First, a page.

|This just hurts, Mayor de Blasio!|
|Movie about Italian immigration to Brazil|
|Pizza à francesa|
Just a few months ago a straight-off-the-boat Italian kid came to Búzios, opened up a pizzeria, and tried to model it along more Italian lines. He opened up at 11:00 a.m. ("We eat pizza for breakfast in Italy!" he told us.) Mark and I were so excited! We wanted a pizza at 4:00 in the afternoon? It was available. We wanted just a slice? That, too, was available. It didn’t hurt, either, that his authentic, thin-crust pizza was absolutely scrumptious, and that his prices were reasonable. We told all our friends. But unfortunately, the two of us were virtually alone in wanting pizza during daylight hours, and the kid got bored hanging around all afternoon without any business. So now he doesn’t open until 5:00 p.m., and that’s only to start firing up the ovens. At least you can still just get a slice there.
There’s a Brazilian expression, tudo acaba em pizza (everything ends in pizza). Although it originated from a rivalry between two soccer teams, it has come to be used for politicians who, after arguing and posturing and name-calling all day, end up reaching an agreement and going out for pizza with their former enemies. There’s a real edge of sarcasm, however, since the agreements they reach almost always fill their bellies (and pockets), but without leaving even a little crust for their constituents.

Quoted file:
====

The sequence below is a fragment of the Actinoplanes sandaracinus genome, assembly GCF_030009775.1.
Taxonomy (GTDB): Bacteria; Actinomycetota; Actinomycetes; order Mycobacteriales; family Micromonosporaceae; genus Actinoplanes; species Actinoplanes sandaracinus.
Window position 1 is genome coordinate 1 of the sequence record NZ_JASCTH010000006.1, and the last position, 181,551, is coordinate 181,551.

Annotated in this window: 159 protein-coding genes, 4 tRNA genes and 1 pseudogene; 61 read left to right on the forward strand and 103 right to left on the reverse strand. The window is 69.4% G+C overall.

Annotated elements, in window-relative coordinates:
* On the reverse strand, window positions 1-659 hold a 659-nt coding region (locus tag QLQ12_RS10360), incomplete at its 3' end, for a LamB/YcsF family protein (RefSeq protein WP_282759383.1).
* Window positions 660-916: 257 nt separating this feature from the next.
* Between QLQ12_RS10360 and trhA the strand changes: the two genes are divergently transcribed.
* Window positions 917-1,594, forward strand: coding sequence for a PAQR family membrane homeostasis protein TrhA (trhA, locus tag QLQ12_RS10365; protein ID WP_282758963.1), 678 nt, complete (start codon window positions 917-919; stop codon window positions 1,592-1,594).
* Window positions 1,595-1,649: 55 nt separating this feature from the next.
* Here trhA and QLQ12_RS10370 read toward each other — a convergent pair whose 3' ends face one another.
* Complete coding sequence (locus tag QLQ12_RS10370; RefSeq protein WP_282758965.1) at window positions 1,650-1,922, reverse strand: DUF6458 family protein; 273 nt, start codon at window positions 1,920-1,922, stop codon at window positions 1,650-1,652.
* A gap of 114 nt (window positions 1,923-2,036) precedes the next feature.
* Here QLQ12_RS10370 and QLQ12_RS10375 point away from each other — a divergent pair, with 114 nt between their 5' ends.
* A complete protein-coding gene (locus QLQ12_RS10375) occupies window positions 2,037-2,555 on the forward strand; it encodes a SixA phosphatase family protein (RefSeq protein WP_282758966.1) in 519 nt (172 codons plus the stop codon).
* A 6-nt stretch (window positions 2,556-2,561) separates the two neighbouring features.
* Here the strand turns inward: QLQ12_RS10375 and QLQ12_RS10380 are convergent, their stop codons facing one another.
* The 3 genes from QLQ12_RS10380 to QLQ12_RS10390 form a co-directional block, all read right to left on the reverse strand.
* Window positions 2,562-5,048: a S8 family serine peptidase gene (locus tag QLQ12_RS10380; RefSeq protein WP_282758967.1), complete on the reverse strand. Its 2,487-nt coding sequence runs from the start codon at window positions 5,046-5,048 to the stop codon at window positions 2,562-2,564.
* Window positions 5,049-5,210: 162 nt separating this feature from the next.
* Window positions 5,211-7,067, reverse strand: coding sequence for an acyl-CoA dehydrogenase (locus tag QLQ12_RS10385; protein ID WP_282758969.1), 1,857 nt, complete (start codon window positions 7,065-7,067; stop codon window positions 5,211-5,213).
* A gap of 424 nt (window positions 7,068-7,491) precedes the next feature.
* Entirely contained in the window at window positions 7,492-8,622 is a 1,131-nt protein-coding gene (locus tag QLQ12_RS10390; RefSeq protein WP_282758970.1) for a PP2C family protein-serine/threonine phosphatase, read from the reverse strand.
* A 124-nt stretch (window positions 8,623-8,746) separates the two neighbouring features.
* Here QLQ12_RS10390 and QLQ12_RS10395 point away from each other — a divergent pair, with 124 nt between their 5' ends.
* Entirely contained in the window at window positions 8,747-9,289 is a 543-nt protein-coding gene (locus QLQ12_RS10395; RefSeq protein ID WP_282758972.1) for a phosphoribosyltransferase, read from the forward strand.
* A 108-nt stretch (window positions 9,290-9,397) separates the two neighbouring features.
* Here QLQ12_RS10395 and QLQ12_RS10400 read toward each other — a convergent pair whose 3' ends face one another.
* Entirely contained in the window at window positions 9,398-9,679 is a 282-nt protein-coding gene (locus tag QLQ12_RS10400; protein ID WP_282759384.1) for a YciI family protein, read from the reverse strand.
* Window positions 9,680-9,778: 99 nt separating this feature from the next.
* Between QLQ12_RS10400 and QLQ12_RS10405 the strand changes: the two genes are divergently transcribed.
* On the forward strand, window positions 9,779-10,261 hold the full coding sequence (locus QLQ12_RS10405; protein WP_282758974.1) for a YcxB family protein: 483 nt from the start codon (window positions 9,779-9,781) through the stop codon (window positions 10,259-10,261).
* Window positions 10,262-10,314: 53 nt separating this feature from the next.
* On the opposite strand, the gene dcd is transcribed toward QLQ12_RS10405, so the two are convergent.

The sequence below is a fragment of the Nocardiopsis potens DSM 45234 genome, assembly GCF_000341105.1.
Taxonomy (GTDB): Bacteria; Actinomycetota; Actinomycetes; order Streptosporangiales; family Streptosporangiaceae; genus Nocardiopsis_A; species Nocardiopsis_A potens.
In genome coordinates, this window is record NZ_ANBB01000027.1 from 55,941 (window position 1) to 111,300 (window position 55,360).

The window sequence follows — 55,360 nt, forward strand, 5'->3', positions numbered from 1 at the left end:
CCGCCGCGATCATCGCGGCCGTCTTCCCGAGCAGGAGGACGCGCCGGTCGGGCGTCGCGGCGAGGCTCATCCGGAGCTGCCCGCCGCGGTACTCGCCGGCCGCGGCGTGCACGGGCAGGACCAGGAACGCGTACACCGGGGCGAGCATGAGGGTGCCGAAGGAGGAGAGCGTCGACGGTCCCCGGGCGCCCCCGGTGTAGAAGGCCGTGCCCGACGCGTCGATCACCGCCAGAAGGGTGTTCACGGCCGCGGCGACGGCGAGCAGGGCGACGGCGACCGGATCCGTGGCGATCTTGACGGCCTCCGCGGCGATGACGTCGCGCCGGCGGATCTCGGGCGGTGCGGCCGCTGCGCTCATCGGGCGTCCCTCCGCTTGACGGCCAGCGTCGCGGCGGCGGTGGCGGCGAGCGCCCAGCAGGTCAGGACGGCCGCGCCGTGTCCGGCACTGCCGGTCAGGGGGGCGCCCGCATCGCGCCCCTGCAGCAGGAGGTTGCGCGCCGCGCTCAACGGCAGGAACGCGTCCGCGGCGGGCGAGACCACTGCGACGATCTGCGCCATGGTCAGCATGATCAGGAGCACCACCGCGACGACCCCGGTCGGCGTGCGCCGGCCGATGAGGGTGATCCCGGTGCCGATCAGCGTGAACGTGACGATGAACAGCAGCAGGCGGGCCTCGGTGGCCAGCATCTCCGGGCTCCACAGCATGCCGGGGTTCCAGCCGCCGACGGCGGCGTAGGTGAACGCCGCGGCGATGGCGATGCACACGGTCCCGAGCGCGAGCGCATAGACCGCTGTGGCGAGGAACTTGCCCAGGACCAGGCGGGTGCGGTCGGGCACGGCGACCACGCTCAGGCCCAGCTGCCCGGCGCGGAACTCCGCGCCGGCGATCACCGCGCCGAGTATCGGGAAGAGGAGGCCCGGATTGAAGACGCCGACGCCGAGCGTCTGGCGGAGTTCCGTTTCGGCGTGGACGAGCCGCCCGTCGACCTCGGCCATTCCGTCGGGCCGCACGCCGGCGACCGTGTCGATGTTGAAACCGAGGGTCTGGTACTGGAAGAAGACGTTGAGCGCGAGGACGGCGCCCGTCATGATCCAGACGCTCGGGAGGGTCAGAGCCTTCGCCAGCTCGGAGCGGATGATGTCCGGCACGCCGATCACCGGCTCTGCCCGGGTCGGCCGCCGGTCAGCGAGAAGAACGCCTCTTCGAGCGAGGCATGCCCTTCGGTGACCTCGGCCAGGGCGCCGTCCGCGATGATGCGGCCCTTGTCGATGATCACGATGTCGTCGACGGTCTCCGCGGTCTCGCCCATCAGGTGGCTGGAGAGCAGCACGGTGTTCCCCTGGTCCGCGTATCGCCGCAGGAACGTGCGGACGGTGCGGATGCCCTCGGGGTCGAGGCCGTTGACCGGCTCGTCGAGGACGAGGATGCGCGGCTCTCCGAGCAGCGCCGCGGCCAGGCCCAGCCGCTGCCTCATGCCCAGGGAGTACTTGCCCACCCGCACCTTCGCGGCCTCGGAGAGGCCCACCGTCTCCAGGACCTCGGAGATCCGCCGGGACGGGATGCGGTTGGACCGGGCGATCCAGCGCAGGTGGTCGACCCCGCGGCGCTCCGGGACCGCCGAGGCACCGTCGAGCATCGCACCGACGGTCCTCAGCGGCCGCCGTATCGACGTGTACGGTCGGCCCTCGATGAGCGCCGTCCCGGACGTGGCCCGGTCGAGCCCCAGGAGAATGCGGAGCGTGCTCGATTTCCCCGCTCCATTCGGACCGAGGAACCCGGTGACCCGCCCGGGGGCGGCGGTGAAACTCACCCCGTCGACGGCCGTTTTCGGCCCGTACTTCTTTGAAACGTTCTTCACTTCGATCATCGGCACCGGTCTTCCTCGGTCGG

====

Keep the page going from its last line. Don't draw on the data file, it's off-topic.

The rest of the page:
The Federal Senate Pizzeria
Specialties: Agreements, Conspiracies, Amendments for sale, Secret votes, Nepotism, Votes for sale, Illegal favoritism and much, much more . . .
For delivery call 0800 171 171**"
(**171 is the article in the Brazilian Penal Code that defines Fraud . . .)
And since I’m on the topic, and the blog has already gone over my self-imposed length limit, a shout-out to the best pizza in the world, ever: Bonvini’s, of Livingston, New Jersey, which closed its doors on December 13, 1997 to the continued heartbreak of its legions of fans. I’ve eaten a lot of good pizzas in my life, but none came close to Bonvini’s.
It says Jerusalem, but we know, deep down, it’s still Bonvini’s.